What is coronary artery bypass graft surgery? — This is a type of surgery that is used to treat coronary heart disease. The surgery is also known as “bypass surgery” or as “CABG” (pronounced “cabbage”).

In people who have coronary heart disease, the arteries that supply blood to the heart get clogged with fatty deposits (figure 1). This can block the flow of blood to parts of the heart muscle.

During bypass surgery, the surgeon uses healthy pieces of blood vessels from other parts of the body (called grafts) to re-route blood. Sometimes the surgeon does this by attaching a graft above and below a blockage, creating a bridge over the blockage. Other times, the surgeon redirects an artery that is supposed to supply the chest muscle and attaches it to the heart. These types of grafts allow blood to get past blockages and to the heart muscle that was not getting enough blood (figure 2).

Bypass surgery is usually recommended for people with coronary heart disease who either:

  • Continue to have chest pain and other symptoms, even though they are taking all the medicines that could help them; OR
  • Have blockages that are so big they could lead to heart attack or death

If your doctor recommends bypass surgery, ask these questions:

  • How might this procedure help me?
  • Will it help me live longer?
  • Will it reduce my chance of having a heart attack?
  • Will I feel better if I have this procedure than I would with medicines alone?
  • What are the risks of the procedure for me?
  • What happens if I don’t have this procedure?

How do I prepare for bypass surgery? — You will get detailed instructions from the hospital on how to prepare for your surgery. In general, you will need to stop eating by midnight the night before the surgery. You might also need to stop taking certain medicines several days before the surgery. Otherwise, you will not need to change much of your routine before the surgery.

What happens during bypass surgery? — Before the surgery you will be given medicines (called anesthesia) to help you relax and then to make you unconscious. That way you will not be aware of what happens during the surgery.

After you are unconscious, the surgeon will make a cut in the skin over your breastbone and then the breastbone itself to get at your heart. He or she will also cut out the piece or pieces of blood vessels that will be used as grafts. This could mean that the surgeon will need to make cuts in your arm, leg, belly, or within the chest itself.

When the surgeon is ready to attach the grafts, he or she will need to stop your heart for a short time. While your heart is stopped, a machine called the heart-lung machine will take over the work of your heart. The machine will keep blood flowing throughout your body. After the surgeon sews on the grafts, he or she can restart your heart and take you off the heart-lung machine.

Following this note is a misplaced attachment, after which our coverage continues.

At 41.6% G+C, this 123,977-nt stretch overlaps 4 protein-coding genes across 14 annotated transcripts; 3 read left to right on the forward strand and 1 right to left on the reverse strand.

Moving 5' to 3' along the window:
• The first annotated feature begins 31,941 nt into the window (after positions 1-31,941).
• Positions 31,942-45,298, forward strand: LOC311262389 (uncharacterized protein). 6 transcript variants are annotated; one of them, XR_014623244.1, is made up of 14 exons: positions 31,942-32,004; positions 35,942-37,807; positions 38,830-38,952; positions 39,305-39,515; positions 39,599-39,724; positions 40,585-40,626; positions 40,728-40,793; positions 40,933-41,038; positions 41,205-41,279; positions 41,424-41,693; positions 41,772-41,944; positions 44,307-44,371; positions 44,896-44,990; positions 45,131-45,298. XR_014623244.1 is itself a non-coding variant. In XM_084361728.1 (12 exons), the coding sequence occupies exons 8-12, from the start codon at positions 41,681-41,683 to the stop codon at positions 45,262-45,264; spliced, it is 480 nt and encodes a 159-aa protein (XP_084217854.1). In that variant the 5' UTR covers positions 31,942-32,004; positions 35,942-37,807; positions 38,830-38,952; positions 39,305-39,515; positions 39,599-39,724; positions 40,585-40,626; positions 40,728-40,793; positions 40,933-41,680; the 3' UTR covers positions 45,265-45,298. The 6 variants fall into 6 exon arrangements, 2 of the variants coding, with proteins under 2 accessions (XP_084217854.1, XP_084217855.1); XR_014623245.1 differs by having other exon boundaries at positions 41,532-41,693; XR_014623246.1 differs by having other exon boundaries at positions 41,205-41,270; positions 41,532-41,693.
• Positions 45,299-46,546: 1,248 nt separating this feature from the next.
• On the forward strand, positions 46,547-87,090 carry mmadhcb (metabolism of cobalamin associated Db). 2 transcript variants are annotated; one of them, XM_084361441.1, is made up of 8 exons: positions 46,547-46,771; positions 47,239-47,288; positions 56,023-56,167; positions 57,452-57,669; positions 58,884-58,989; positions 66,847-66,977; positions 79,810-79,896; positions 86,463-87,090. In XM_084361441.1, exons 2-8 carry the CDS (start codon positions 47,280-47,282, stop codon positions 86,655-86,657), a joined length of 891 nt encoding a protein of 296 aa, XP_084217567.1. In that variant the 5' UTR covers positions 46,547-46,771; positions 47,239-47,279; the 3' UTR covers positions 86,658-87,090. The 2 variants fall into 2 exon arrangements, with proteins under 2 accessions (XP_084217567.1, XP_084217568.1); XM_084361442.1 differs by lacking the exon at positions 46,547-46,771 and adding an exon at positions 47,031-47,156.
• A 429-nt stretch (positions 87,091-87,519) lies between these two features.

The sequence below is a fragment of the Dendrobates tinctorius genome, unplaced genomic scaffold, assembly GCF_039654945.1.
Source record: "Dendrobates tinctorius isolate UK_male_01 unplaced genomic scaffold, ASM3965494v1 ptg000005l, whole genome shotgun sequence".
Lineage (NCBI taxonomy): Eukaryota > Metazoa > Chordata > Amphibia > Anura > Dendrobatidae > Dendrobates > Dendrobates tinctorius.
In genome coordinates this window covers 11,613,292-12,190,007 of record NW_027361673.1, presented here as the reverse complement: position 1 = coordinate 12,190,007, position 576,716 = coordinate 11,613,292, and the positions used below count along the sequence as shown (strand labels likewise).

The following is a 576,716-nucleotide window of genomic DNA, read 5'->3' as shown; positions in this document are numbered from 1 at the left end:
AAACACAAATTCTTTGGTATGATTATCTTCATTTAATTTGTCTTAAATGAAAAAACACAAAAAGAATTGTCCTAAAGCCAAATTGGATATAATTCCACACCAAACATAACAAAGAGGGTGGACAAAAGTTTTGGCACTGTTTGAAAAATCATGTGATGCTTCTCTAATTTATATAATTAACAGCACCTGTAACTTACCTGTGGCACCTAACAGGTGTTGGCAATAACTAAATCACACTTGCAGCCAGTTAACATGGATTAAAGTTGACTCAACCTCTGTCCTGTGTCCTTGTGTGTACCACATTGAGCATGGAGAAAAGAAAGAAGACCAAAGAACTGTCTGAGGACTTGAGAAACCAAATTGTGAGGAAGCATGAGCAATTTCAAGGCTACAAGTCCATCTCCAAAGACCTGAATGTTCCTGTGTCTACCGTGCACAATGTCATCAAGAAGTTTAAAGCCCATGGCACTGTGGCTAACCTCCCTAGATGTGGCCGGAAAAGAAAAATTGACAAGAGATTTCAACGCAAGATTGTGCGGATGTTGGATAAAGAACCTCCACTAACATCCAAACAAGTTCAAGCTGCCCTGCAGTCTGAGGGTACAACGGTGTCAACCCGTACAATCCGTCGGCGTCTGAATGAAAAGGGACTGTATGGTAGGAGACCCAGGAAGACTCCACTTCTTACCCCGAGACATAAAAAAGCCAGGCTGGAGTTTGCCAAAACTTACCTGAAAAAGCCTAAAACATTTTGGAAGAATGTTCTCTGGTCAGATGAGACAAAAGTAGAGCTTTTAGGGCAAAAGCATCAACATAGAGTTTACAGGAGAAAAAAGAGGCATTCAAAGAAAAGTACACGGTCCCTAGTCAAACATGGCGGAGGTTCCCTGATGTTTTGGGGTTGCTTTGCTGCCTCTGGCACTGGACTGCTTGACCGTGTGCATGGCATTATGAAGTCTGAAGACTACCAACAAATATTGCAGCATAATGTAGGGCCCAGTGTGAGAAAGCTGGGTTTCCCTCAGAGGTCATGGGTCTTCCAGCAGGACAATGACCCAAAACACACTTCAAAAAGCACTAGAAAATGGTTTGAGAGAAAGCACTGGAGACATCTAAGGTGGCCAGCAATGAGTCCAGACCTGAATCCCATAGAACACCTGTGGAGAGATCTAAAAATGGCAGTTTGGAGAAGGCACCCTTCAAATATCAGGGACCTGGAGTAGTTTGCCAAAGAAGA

If you have a newer type of bypass surgery, called “minimally invasive bypass surgery” or “off-pump surgery,” your surgery might be different from that described above. These approaches use a smaller chest incision and are done with the heart still beating. But they are not appropriate for all bypass situations and are not necessarily “better” than traditional surgery.

What happens after bypass surgery? — You will spend 1 to 2 days in an intensive care unit (also called an “ICU”). While in the ICU, you will be connected to machines that will monitor your heart, blood pressure, body temperature, and breathing. As you get stronger, you will need fewer and fewer of these machines. You will also have a number of tubes to help you breathe, urinate, and do other normal body functions. These will gradually be removed as you improve. When you are ready to leave the ICU, you will go to a regular hospital room for another few days.

The wound from the surgery will be sore for 2 to 3 days, but you will get pain medicines to deal with that. You will also have some tubes draining fluid from your chest.

During the few days after surgery, it is normal to have a poor appetite, be constipated, and have trouble sleeping. Give yourself time to get back to normal.

If you had a graft taken from your leg, you might notice some swelling in that leg after surgery. Elevating the leg and wearing special socks called “compression stockings” can help to reduce swelling.

What problems can happen after bypass surgery? — Most people do extremely well with bypass surgery, but there are a number of problems that can happen. The chances that any of them will affect you will depend on a lot of different factors, so ask your own doctor about the risks for you. In general, the most serious risks of bypass include:

  • Major bleeding
  • Heart attack
  • Heart failure, which is when the heart cannot pump enough blood
  • A heartbeat that is too fast or too slow
  • Stroke
  • Confusion and trouble thinking clearly
  • Lung problems
  • Wound infection (either in the chest or the body part where the grafts were taken)
  • Kidney failure
  • Depression
  • Death